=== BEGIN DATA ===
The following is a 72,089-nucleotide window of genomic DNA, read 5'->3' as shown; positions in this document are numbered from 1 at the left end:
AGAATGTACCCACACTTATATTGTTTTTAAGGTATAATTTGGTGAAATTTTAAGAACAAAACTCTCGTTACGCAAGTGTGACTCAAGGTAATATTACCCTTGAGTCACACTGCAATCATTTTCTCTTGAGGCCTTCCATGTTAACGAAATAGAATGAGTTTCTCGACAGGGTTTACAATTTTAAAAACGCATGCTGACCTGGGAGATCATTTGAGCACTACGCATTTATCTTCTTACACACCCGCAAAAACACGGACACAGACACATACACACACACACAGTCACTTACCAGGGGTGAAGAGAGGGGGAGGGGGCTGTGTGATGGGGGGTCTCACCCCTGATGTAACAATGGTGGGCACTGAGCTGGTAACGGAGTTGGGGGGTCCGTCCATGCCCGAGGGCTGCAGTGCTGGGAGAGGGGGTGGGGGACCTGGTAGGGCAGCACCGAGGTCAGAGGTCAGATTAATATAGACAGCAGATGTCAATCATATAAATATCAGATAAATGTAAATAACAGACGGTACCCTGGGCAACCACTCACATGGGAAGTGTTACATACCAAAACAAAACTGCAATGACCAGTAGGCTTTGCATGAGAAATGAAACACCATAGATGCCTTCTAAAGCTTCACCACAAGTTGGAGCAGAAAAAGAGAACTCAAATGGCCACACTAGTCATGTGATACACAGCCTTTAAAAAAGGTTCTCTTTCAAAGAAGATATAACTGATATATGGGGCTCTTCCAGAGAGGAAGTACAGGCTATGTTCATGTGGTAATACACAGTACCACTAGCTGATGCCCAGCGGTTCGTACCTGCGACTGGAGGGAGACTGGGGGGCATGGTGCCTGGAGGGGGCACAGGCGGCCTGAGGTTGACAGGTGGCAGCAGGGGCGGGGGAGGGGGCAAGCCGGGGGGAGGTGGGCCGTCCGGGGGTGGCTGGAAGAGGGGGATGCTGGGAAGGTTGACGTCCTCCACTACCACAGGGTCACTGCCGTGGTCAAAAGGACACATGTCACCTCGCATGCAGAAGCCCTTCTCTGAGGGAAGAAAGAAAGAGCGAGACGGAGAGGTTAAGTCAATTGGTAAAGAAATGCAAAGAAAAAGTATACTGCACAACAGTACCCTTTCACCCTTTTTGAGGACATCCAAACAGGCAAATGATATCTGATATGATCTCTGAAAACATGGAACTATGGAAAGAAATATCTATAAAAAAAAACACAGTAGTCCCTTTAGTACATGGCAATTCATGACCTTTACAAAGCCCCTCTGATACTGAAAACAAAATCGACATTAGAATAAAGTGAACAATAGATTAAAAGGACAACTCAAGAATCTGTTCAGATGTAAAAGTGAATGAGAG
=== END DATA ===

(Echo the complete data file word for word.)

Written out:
The following is a 72,089-nucleotide window of genomic DNA, read 5'->3' as shown; positions in this document are numbered from 1 at the left end:
AGAATGTACCCACACTTATATTGTTTTTAAGGTATAATTTGGTGAAATTTTAAGAACAAAACTCTCGTTACGCAAGTGTGACTCAAGGTAATATTACCCTTGAGTCACACTGCAATCATTTTCTCTTGAGGCCTTCCATGTTAACGAAATAGAATGAGTTTCTCGACAGGGTTTACAATTTTAAAAACGCATGCTGACCTGGGAGATCATTTGAGCACTACGCATTTATCTTCTTACACACCCGCAAAAACACGGACACAGACACATACACACACACACAGTCACTTACCAGGGGTGAAGAGAGGGGGAGGGGGCTGTGTGATGGGGGGTCTCACCCCTGATGTAACAATGGTGGGCACTGAGCTGGTAACGGAGTTGGGGGGTCCGTCCATGCCCGAGGGCTGCAGTGCTGGGAGAGGGGGTGGGGGACCTGGTAGGGCAGCACCGAGGTCAGAGGTCAGATTAATATAGACAGCAGATGTCAATCATATAAATATCAGATAAATGTAAATAACAGACGGTACCCTGGGCAACCACTCACATGGGAAGTGTTACATACCAAAACAAAACTGCAATGACCAGTAGGCTTTGCATGAGAAATGAAACACCATAGATGCCTTCTAAAGCTTCACCACAAGTTGGAGCAGAAAAAGAGAACTCAAATGGCCACACTAGTCATGTGATACACAGCCTTTAAAAAAGGTTCTCTTTCAAAGAAGATATAACTGATATATGGGGCTCTTCCAGAGAGGAAGTACAGGCTATGTTCATGTGGTAATACACAGTACCACTAGCTGATGCCCAGCGGTTCGTACCTGCGACTGGAGGGAGACTGGGGGGCATGGTGCCTGGAGGGGGCACAGGCGGCCTGAGGTTGACAGGTGGCAGCAGGGGCGGGGGAGGGGGCAAGCCGGGGGGAGGTGGGCCGTCCGGGGGTGGCTGGAAGAGGGGGATGCTGGGAAGGTTGACGTCCTCCACTACCACAGGGTCACTGCCGTGGTCAAAAGGACACATGTCACCTCGCATGCAGAAGCCCTTCTCTGAGGGAAGAAAGAAAGAGCGAGACGGAGAGGTTAAGTCAATTGGTAAAGAAATGCAAAGAAAAAGTATACTGCACAACAGTACCCTTTCACCCTTTTTGAGGACATCCAAACAGGCAAATGATATCTGATATGATCTCTGAAAACATGGAACTATGGAAAGAAATATCTATAAAAAAAAACACAGTAGTCCCTTTAGTACATGGCAATTCATGACCTTTACAAAGCCCCTCTGATACTGAAAACAAAATCGACATTAGAATAAAGTGAACAATAGATTAAAAGGACAACTCAAGAATCTGTTCAGATGTAAAAGTGAATGAGAG